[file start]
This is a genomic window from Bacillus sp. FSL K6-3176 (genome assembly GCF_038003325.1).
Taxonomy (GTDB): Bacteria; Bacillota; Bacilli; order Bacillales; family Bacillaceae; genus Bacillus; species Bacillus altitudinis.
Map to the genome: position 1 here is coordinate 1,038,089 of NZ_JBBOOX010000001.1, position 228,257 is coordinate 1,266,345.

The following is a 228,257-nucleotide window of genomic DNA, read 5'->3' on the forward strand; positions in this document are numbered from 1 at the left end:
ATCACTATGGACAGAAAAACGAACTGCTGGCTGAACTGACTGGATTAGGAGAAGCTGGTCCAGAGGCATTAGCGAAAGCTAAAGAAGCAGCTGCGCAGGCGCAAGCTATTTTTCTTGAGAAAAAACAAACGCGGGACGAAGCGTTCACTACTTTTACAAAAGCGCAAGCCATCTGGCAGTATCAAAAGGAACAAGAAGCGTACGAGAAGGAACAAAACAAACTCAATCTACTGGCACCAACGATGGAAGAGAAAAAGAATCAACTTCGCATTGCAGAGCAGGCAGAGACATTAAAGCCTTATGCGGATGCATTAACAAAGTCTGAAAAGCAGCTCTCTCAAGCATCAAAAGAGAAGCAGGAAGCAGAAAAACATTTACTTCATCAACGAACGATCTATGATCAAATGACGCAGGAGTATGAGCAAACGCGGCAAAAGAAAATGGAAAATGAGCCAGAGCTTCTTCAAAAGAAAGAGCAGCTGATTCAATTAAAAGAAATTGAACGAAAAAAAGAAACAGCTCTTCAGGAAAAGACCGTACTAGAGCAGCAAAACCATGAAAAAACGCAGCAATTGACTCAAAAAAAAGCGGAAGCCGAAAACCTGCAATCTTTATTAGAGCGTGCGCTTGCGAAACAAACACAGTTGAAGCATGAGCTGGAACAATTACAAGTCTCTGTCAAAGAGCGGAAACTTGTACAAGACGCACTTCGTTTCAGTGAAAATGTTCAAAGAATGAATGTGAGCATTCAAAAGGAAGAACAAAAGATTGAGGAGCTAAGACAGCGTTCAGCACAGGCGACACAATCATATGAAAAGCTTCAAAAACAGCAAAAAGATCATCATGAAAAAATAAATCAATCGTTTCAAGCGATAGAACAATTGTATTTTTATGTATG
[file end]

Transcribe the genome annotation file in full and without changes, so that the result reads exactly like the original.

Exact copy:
This is a genomic window from Bacillus sp. FSL K6-3176 (genome assembly GCF_038003325.1).
Taxonomy (GTDB): Bacteria; Bacillota; Bacilli; order Bacillales; family Bacillaceae; genus Bacillus; species Bacillus altitudinis.
Map to the genome: position 1 here is coordinate 1,038,089 of NZ_JBBOOX010000001.1, position 228,257 is coordinate 1,266,345.

The following is a 228,257-nucleotide window of genomic DNA, read 5'->3' on the forward strand; positions in this document are numbered from 1 at the left end:
ATCACTATGGACAGAAAAACGAACTGCTGGCTGAACTGACTGGATTAGGAGAAGCTGGTCCAGAGGCATTAGCGAAAGCTAAAGAAGCAGCTGCGCAGGCGCAAGCTATTTTTCTTGAGAAAAAACAAACGCGGGACGAAGCGTTCACTACTTTTACAAAAGCGCAAGCCATCTGGCAGTATCAAAAGGAACAAGAAGCGTACGAGAAGGAACAAAACAAACTCAATCTACTGGCACCAACGATGGAAGAGAAAAAGAATCAACTTCGCATTGCAGAGCAGGCAGAGACATTAAAGCCTTATGCGGATGCATTAACAAAGTCTGAAAAGCAGCTCTCTCAAGCATCAAAAGAGAAGCAGGAAGCAGAAAAACATTTACTTCATCAACGAACGATCTATGATCAAATGACGCAGGAGTATGAGCAAACGCGGCAAAAGAAAATGGAAAATGAGCCAGAGCTTCTTCAAAAGAAAGAGCAGCTGATTCAATTAAAAGAAATTGAACGAAAAAAAGAAACAGCTCTTCAGGAAAAGACCGTACTAGAGCAGCAAAACCATGAAAAAACGCAGCAATTGACTCAAAAAAAAGCGGAAGCCGAAAACCTGCAATCTTTATTAGAGCGTGCGCTTGCGAAACAAACACAGTTGAAGCATGAGCTGGAACAATTACAAGTCTCTGTCAAAGAGCGGAAACTTGTACAAGACGCACTTCGTTTCAGTGAAAATGTTCAAAGAATGAATGTGAGCATTCAAAAGGAAGAACAAAAGATTGAGGAGCTAAGACAGCGTTCAGCACAGGCGACACAATCATATGAAAAGCTTCAAAAACAGCAAAAAGATCATCATGAAAAAATAAATCAATCGTTTCAAGCGATAGAACAATTGTATTTTTATGTATG